The Basics of Importing From China

The Basics of Importing From China

Back then, China was known as the land of emperors and ancient civilizations. But not anymore. China has become a giant economy, overtaking Japan and coming second to the United States. China is growing by leaps and bounds in the import-export business. It has become the largest manufacturer of many products exported to other countries, such as mobile phones. On the same note, China, with a population of over 1.3 billion, has grown to become the most prominent automotive market. If China continues the present trend in its import and export business, it is expected to remain the fastest-growing economy and grow 10% every year, possibly overtaking the United States to be the world’s economic giant.

What made China grow so prominent in the last 30 years? It would be a combination of factors such as:

1. China products can compete with products coming from other countries.

There are myths that products imported from China have a problem with quality, but manufacturers are quick to dispel this, stating that the majority of the buyers dictate the standards of the products that they are manufacturing. Therefore, the blame cannot be passed on to them. A lot of big names in the world have their products made in China using quality materials and under strict conditions of manufacturing standards and quality control.

2. The Chinese government has cut the red tape,

so to speak. Many of the obstacles that used to be imposed by the government have discouraged foreign businesses from pursuing transactions with China suppliers. China joined the World Trade Organization in 2001 and made itself more attractive to international businessmen with this trade liberalization. The WTO handheld China in its venture out into the international market and made it possible for China to lure in international buyers. When China opened its doors to the international market, it imbibed international trade practices and laws, making it easier and safer to buy its products.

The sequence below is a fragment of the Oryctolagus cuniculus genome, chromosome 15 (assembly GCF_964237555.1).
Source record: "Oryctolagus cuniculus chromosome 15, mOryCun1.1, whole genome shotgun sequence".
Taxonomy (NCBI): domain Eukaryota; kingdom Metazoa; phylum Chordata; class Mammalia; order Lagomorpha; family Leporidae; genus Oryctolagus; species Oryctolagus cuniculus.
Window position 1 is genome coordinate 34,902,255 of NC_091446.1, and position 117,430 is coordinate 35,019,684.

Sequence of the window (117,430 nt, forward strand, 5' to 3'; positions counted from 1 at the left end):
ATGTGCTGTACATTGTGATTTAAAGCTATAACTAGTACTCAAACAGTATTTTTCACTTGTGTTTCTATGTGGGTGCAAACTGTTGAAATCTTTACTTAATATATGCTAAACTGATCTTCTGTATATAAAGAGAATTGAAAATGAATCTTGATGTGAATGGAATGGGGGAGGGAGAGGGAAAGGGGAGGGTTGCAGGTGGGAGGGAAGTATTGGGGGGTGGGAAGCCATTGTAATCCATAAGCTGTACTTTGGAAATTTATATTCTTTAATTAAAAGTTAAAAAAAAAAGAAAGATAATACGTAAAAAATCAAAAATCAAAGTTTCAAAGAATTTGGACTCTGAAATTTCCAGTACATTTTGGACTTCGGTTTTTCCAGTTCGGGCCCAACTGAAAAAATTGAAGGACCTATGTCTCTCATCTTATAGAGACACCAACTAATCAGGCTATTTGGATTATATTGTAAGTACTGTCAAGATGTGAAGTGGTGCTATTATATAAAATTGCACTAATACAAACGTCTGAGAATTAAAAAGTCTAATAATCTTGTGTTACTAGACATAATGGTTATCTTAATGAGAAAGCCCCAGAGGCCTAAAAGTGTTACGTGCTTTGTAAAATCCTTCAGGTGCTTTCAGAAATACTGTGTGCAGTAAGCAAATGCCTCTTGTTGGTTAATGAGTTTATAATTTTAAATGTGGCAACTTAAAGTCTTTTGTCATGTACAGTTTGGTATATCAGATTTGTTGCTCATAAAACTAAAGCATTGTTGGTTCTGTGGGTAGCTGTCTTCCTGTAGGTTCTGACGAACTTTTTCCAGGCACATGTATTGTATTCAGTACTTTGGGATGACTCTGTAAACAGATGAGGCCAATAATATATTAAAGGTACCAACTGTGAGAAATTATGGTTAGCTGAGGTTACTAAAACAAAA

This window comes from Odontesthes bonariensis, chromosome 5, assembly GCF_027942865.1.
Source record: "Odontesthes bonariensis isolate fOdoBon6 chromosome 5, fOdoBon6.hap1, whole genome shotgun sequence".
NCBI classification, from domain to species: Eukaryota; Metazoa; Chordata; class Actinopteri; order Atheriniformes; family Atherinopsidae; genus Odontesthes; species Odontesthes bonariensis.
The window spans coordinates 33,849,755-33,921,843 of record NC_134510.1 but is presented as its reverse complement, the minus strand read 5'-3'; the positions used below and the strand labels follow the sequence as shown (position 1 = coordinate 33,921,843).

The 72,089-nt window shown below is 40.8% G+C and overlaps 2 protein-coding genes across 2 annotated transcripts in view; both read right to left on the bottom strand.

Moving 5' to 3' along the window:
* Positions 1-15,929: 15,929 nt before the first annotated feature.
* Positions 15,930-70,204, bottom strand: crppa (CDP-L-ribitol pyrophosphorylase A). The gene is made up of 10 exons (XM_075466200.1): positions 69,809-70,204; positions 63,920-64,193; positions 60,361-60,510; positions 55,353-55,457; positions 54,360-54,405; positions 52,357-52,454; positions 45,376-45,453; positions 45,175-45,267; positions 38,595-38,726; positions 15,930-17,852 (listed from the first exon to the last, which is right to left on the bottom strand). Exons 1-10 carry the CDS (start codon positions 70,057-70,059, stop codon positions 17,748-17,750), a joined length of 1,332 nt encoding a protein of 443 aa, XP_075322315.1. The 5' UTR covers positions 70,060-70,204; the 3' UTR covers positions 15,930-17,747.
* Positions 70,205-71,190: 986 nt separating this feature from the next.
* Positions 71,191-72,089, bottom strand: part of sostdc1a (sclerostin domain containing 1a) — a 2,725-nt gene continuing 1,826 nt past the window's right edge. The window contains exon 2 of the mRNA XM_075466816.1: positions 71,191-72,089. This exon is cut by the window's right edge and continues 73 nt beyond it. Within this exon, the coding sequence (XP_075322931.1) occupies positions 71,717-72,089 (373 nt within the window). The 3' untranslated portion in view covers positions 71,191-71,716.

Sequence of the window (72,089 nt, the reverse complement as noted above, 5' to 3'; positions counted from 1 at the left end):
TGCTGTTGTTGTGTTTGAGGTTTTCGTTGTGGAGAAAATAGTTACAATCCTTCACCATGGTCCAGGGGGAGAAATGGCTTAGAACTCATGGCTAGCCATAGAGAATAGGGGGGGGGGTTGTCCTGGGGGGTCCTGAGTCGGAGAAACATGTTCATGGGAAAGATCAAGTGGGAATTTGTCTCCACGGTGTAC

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3. With its high population, there are a lot of workers available in China.

Because the cost of living is lower in China, workers do not command the same level of wages as in the US or Europe. The cheap labor in China significantly reduces product manufacturing costs.

Along with these advantages and opportunities come risks. Because of the language differences, it would be difficult to do business with companies that do not have English-speaking staff. However, in recent years, the big manufacturers have included multilingual sales staff that can assist foreign businessmen. There are also Chinese business etiquettes that are totally different, which would affect the success and failure of business transactions. Despite China’s trade liberalization, traditions and culture still play a big part in the business, and this needs to be taken into consideration when dealing with them.

It is highly essential for an importer to be flexible and study different sources for your products in case one or two suppliers fail. When starting off, it might also be a good idea to partner with private companies that already have information on trading practices as well as distribution channels in China. It is highly essential to understand the Chinese businessmen and their culture. There are online information, import-export coaches, as well as import-export training courses and e-books that will keep businessmen updated on China’s policies and practices. Better yet, get the services of import-export agents and experts who know the intricacies of the China import and export business.

 

 

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